No Room For Privacy
As smart hotel rooms promise to offer utmost convenience, privacy will become elusive.
It is not just smart home products, social media accounts or browsing activities on the web that open up user data to those waiting to harvest it; smart hotel rooms, too, are in the reckoning. All over the world, hotels are trying to keep up with tech innovations that could transform a person's hotel stay. This would also mean creating a ton of rich data on each hotel guest. In a single overnight stay, the sheer amount of data yielded and necessarily retained would be voluminous.
As a guest walks into a hotel room with a special digital key, practically every object will involve sensors and voice controls. A recent report from CBS News describes the research at a Marriott Hotel in Maryland where rooms are personalised via an intelligent engine. Window shades can instantly be commanded to the desired light or darkness level and the temperature in the room can be adjusted too. TV viewing preferences, consumption from a mini bar, bath water temperature, meal preferences (even if outside of the room) and much more can quite conceivably be recorded. This has already begun in some top hotels. There will be smart mirrors that interact with the guest and, in fact, even the glass in the shower areas can be used for finger-tracing hot-shower ideas and be emailed to the guest. Mirrors and glass surfaces can also display a guest's preferred workout routine.
The scope of truly intimate and personal information possible - how warm must a toilet seat be for this guest, what kind of make-up is being used, what he/ she likes to drink, how hot should the coffee be, etc - is limitless. Information such as these will go on to make subsequent hotel stays even more personalised, meeting a guest's every specific need, but raises serious privacy concerns.
Every company that provides services will, of course, ask for consent and pledge never to share any of the data with a third party. But that third party may not always wait to get the data legitimately. If the right combination of data pieces, including a digital signature, is misappropriated somehow, the results could be drastic.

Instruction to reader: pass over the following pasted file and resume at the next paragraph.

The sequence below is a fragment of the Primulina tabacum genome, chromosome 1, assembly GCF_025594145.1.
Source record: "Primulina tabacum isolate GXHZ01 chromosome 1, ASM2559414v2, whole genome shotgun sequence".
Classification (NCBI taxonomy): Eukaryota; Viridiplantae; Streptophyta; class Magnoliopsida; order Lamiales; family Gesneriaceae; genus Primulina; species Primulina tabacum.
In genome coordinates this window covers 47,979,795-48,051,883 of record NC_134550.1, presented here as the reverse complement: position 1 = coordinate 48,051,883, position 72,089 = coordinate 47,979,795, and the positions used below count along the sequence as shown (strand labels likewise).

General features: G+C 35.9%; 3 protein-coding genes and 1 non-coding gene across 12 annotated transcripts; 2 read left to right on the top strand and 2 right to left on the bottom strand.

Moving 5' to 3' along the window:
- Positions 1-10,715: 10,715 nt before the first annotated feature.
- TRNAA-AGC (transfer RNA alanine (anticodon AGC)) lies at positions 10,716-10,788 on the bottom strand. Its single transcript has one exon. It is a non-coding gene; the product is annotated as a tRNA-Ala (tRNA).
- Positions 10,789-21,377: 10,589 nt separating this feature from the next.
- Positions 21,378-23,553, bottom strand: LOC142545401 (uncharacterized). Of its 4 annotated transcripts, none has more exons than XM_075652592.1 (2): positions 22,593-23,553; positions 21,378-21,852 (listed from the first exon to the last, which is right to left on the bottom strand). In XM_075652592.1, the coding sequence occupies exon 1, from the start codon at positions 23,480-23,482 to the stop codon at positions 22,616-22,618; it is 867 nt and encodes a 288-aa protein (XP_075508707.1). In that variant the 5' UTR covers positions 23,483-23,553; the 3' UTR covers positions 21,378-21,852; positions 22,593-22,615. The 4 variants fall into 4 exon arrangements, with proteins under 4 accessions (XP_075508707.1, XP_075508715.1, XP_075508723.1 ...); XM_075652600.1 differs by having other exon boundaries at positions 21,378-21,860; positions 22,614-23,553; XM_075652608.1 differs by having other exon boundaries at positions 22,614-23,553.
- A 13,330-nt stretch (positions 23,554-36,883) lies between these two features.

While it may be accurate to ask hotel guests to be careful and use only what is absolutely necessary, that would actually defeat the very purpose of paying for a smart room in a top-end hotel. If users are to make use of all the conveniences, the security has to be made more stringent. Machine Learning
Social networks are hotbeds for explosive conversations. Verbal clashes, abuse, bullying and harassment are commonplace on platforms such as Twitter and Facebook. Researchers at Cornell University may be able to help tackle this. In a study, spotted by The Verge, a group of scientists have figured out how to feed volumes of data on the indicators that a conversation is likely to turn sour. Looking back over a conversation, it isn't difficult for humans to spot early warning signs. The researchers believe that when predictions become good enough, one can salvage a conversation in its initial stages.
For example, an obvious lack of polite words or overly confrontational questions and a tendency to personalise are signs that a conversation is headed down the wrong path. Give enough instances of this to an AI system and it will quickly learn to spot trouble. Potential uses for this could be better moderation on social networks and comment forums, preventing abuse or harassment and even better meetings at the workplace.